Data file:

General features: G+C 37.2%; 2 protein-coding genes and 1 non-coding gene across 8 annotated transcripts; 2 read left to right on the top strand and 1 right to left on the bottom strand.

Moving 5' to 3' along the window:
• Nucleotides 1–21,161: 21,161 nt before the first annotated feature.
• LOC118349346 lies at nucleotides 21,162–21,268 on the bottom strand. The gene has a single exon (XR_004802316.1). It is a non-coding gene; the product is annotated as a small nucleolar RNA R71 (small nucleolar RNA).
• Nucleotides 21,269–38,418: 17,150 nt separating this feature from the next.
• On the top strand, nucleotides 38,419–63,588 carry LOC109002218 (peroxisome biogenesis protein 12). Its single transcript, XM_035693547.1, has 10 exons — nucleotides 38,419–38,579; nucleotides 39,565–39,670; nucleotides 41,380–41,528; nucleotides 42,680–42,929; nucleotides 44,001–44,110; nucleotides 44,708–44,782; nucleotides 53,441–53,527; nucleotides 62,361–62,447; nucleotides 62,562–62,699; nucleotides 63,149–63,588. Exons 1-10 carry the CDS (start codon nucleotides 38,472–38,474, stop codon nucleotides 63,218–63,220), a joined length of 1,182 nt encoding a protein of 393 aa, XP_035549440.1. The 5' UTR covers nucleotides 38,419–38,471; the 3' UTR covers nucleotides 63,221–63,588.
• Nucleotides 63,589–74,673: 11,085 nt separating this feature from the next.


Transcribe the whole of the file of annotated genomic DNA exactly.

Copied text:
General features: G+C 37.2%; 2 protein-coding genes and 1 non-coding gene across 8 annotated transcripts; 2 read left to right on the top strand and 1 right to left on the bottom strand.

Moving 5' to 3' along the window:
• Nucleotides 1–21,161: 21,161 nt before the first annotated feature.
• LOC118349346 lies at nucleotides 21,162–21,268 on the bottom strand. The gene has a single exon (XR_004802316.1). It is a non-coding gene; the product is annotated as a small nucleolar RNA R71 (small nucleolar RNA).
• Nucleotides 21,269–38,418: 17,150 nt separating this feature from the next.
• On the top strand, nucleotides 38,419–63,588 carry LOC109002218 (peroxisome biogenesis protein 12). Its single transcript, XM_035693547.1, has 10 exons — nucleotides 38,419–38,579; nucleotides 39,565–39,670; nucleotides 41,380–41,528; nucleotides 42,680–42,929; nucleotides 44,001–44,110; nucleotides 44,708–44,782; nucleotides 53,441–53,527; nucleotides 62,361–62,447; nucleotides 62,562–62,699; nucleotides 63,149–63,588. Exons 1-10 carry the CDS (start codon nucleotides 38,472–38,474, stop codon nucleotides 63,218–63,220), a joined length of 1,182 nt encoding a protein of 393 aa, XP_035549440.1. The 5' UTR covers nucleotides 38,419–38,471; the 3' UTR covers nucleotides 63,221–63,588.
• Nucleotides 63,589–74,673: 11,085 nt separating this feature from the next.